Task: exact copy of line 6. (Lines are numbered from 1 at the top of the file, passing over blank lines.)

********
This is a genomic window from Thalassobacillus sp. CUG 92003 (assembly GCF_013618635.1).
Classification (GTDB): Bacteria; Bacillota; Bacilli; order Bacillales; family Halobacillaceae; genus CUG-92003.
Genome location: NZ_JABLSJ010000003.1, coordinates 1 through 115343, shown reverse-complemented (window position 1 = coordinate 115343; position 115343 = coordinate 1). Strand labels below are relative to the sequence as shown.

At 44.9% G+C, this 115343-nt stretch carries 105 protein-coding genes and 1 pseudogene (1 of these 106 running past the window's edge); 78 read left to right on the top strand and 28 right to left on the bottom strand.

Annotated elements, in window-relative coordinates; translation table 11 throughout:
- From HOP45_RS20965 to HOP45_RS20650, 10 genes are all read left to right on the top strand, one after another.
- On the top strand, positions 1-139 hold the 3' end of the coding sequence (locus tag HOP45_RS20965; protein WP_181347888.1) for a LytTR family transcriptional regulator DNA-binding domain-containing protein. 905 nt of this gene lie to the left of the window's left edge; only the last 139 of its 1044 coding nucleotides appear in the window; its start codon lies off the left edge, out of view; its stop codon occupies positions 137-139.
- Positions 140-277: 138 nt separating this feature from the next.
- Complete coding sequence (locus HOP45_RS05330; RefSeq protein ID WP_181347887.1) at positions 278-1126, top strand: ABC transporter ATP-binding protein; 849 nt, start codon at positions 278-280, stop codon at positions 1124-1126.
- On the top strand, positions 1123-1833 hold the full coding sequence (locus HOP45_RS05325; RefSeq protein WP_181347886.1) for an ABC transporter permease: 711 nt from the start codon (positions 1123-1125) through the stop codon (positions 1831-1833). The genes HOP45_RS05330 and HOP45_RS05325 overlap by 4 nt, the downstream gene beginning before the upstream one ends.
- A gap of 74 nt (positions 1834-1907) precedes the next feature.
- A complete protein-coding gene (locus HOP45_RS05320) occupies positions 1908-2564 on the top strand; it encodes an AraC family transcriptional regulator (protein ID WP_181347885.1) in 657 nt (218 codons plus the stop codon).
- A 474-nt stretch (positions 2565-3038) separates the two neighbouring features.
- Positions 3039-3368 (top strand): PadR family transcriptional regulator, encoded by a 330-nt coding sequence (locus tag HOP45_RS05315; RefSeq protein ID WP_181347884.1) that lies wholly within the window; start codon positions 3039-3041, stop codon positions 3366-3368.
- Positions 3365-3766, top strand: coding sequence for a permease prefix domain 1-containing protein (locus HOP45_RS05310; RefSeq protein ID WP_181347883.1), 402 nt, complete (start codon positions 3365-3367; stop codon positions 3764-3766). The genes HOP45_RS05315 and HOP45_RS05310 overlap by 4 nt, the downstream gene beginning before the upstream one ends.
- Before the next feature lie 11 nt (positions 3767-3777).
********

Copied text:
- From HOP45_RS20965 to HOP45_RS20650, 10 genes are all read left to right on the top strand, one after another.